Colorado governor wants state to become among safest in US
DENVER (AP) — Colorado Gov. Jared Polis announced a public safety plan he says will help make Colorado one of the top 10 safest states in the nation, emphasizing legislative and other measures that are focused on community-based crime prevention.
Polis said he’ll measure that goal based on where Colorado ranks in terms of violent and property crimes.
“We’re currently in the middle of the pack. That’s not good enough for Colorado,” he said at a Thursday press conference with Democratic lawmakers and state law enforcement officials.
Polis highlighted a package of bills already introduced and others to come during the 2022 legislative session that he said will cost nearly $113 million over the next two years.
Some of the policies lawmakers described would attempt to reduce hate crimes with more education and collaboration among law enforcement and community partners. Another measure aims to improve school security with threat-assessment training and an increase in mental health resources for students.
Democrats emphasized the new efforts will be “data-driven,” based on programs already in place and will borrow from successful policies put in place elsewhere.
A bill sponsored by Sen. Janet Buckner would increase grant funds for communities to invest in co-responder policing models like a Denver program that sends mental health professionals on calls with law enforcement.
Brian Mason, the 17th Judicial District Attorney, praised the plan’s emphasis on resources for mental health, which he said disproportionately impacts the criminal justice system, and its focus on diversion and early intervention programs.
“When you can intercept low level offenders and can divert them out of the criminal justice system, their chances of going back in go exponentially down,” Mason said. “In my diversion program in Adams and Broomfield counties those who successfully complete diversion, 85% of them never return to the criminal justice system.”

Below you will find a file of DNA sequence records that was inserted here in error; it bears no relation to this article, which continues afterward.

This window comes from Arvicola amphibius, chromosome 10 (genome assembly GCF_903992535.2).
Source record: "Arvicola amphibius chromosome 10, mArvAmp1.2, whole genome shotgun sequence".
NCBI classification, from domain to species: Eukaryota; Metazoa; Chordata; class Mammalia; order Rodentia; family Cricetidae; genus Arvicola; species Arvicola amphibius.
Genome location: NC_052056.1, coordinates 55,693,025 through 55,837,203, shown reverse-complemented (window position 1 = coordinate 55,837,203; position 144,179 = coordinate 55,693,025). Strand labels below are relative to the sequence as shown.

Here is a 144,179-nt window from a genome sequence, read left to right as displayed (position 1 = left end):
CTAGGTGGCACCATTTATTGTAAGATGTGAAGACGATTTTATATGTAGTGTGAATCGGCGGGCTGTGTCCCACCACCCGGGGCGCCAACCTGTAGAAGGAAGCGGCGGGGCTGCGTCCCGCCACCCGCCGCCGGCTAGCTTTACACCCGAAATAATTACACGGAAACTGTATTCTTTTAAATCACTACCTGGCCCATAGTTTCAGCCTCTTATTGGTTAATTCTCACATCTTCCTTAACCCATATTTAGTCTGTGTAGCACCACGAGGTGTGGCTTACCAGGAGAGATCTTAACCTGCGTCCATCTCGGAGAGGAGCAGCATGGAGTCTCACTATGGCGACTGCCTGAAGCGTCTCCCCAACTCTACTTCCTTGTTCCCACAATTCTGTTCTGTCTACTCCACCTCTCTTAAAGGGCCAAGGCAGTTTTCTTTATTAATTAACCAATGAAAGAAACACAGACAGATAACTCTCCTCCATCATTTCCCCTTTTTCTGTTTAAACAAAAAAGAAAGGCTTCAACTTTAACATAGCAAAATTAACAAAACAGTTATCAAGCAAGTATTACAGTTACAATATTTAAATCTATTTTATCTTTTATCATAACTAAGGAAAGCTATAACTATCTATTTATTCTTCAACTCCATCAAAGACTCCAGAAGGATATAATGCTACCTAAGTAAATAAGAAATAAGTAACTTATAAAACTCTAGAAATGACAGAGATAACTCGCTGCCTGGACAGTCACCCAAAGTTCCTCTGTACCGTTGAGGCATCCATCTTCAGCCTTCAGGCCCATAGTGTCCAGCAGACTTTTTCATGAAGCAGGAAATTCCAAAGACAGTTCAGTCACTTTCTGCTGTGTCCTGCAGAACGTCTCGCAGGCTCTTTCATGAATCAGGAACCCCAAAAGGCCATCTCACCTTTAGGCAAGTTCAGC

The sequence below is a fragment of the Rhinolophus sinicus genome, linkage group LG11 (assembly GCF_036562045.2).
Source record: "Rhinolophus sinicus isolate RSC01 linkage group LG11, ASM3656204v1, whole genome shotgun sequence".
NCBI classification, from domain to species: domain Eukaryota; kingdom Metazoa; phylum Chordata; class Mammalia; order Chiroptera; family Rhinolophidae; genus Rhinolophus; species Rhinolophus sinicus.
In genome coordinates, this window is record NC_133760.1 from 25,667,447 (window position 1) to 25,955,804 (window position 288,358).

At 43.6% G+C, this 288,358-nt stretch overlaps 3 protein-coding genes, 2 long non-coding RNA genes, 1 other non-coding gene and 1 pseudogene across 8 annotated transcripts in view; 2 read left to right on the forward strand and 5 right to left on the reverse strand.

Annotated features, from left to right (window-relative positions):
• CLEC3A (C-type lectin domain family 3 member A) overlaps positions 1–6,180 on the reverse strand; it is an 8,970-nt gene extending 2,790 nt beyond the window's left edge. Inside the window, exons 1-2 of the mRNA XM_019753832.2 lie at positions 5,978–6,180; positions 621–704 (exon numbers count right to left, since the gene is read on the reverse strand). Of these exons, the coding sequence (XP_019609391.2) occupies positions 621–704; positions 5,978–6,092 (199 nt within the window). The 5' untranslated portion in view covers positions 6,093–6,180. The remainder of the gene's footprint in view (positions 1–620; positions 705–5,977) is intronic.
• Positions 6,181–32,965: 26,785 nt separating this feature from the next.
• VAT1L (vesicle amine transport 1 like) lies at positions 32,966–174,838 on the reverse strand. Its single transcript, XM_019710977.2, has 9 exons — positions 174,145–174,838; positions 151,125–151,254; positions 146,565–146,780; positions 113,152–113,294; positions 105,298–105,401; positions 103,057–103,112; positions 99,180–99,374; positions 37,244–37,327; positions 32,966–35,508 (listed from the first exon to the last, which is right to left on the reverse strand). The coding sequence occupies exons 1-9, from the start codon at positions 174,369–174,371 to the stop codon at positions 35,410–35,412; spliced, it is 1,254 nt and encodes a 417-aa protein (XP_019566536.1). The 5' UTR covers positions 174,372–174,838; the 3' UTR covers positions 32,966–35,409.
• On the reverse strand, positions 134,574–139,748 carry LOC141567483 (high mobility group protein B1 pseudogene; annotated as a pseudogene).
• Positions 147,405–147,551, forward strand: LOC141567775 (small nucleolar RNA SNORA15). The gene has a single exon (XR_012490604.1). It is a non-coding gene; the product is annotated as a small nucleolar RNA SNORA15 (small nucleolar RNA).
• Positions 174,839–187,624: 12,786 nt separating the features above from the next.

Data from the Colorado Department of Public Safety show that violent crime rates have gone up over the last decade. But for auto theft, the increase has been more substantial, with an additional $200 million in car thefts reported in 2021 compared to pre-pandemic levels in 2019.
Ahead of the governor’s announcement, three of the largest law enforcement unions in the state sent a letter to their members, expressing frustration about the state’s law enforcement policies passed in recent years, following calls for nationwide reform and racial justice reckoning.
“While we realize that Governor Polis has noticed the soaring crime rate in our state, the desire to enact policy just months before an election does not go unnoticed by the voters,” said Republican House minority leader Hugh McKean.
Previous policies passed by the Democratic-controlled legislature have softened penalties for crime and made it more difficult for law enforcement to do their job, he added.
The unions also rejected the governor’s invitation to join Thursday’s press conference, decrying previous policy as making crime prevention harder and prioritizing criminal offenders over public safety.
Over the last two years, Colorado lawmakers passed measures which ended qualified immunity for officers, increased body camera usage and transparency, banned chokeholds and set new requirements for colleagues to intervene in if a fellow officer uses inappropriate force.
The unions echoed similar sentiments across the U.S. by some Republicans and pro-police groups that recent policy reforms and decreases in police budgets have led to a dramatic rise in killings in Democratic-led cities.
The unions said the “rapidly changing legislative standards on policing” have challenged officers in the field “to question what they can and cannot do” — essentially blurring the lines between addressing a threat and worrying that their actions could be called into question.
Rudy Gonzalez, executive director at Servicios de La Raza, a group that provides social services to Hispanic communities, said “fear mongering” about rising crime rates are coming from those who “want to take us back to failed policies of the past” with “tough on crime” and “broken window policing” policies from the 1980s and 1990s.
Polis said law enforcement officials have expressed support for some of the introduced measures and that he understands why the law enforcement community would be “concerned” about supporting bills they haven’t seen details of yet.
“But I think everybody is broadly supportive of this direction,” he added.
Nieberg is a corps member for the Associated Press/Report for America Statehouse News Initiative. Report for America is a nonprofit national service program that places journalists in local newsrooms to report on under-covered issues.